Though C++ is not a strongly typed language, complete type safety is a guiding ideal for the language (4). Direct mapping to the hardware of basic types and compatibility with C make complete type safety something the language can only approximate.
Here’s what Bjarne Stroustrup (creator of C++) has to say on the topic:
Over the years, the set of language features, standard-library components, and techniques supporting that ideal has grown. Outside of low-level sections of code (hopefully isolated by type-safe interfaces), code that interfaces to code obeying different language conventions (e.g., an operation system call interface), and the implementations of fundamental abstractions (e.g., string and vector), there is now little need for type-unsafe code. (5)
Along with type safety, resource safety is critical for obtaining clear software interfaces.
How has the resource returned by that function been allocated? Is it necessary to free it after use?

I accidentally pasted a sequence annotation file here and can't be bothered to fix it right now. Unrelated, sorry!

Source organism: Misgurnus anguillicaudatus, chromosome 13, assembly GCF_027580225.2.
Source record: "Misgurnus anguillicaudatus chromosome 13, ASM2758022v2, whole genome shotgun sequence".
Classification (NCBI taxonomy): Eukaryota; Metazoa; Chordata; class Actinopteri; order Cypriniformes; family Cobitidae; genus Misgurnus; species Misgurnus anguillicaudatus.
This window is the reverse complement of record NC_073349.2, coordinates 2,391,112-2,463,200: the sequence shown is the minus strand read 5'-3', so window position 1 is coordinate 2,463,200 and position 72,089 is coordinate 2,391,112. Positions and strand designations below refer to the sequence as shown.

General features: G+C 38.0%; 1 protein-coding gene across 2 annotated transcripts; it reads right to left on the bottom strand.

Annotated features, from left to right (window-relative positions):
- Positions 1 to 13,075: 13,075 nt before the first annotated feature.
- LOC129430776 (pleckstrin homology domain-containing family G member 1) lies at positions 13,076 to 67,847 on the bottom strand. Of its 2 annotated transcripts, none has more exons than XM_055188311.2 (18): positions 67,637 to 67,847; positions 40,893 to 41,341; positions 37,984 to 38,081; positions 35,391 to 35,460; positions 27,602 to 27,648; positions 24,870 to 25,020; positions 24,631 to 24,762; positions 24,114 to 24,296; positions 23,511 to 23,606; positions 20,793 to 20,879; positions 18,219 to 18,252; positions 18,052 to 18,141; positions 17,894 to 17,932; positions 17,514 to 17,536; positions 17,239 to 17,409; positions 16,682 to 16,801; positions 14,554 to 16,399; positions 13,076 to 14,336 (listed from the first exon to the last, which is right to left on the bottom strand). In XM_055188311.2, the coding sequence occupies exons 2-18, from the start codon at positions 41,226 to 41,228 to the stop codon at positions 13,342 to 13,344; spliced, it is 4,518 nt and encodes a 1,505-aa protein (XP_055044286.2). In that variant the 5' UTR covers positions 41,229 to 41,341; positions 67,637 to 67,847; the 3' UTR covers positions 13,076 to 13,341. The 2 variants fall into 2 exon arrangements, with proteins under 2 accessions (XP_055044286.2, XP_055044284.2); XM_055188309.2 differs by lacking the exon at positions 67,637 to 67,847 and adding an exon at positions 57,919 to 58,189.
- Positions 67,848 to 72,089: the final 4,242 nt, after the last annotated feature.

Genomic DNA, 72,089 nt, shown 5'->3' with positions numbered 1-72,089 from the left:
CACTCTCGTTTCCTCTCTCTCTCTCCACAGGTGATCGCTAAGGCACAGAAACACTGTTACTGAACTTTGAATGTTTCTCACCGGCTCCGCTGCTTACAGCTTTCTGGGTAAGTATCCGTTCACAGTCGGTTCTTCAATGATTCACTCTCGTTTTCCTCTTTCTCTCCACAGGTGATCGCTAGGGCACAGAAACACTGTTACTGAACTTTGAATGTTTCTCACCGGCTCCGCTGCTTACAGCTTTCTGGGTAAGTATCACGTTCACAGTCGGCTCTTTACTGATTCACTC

Modern C++ supports the developer with smart pointers representing shared and exclusive ownership for dynamically allocated resources.
Furthermore, it makes it easier to avoid leaks thanks to RAII (Resource Acquisition Is Initialization) technique.
Just like type safety, even resource safety lives under the constraints of:
no restriction of the application domain compared to C and previous versions of C++; compatibility with former versions of C++.
These constraints make perfect resource safety an ideal to approximate.
To conclude, it is also worth mentioning that Bjarne Stroustrup and Herb Sutter maintain a set of guidelines for modern C++ to "emphasize static type safety and resource safety" (8).
Reliability and maturity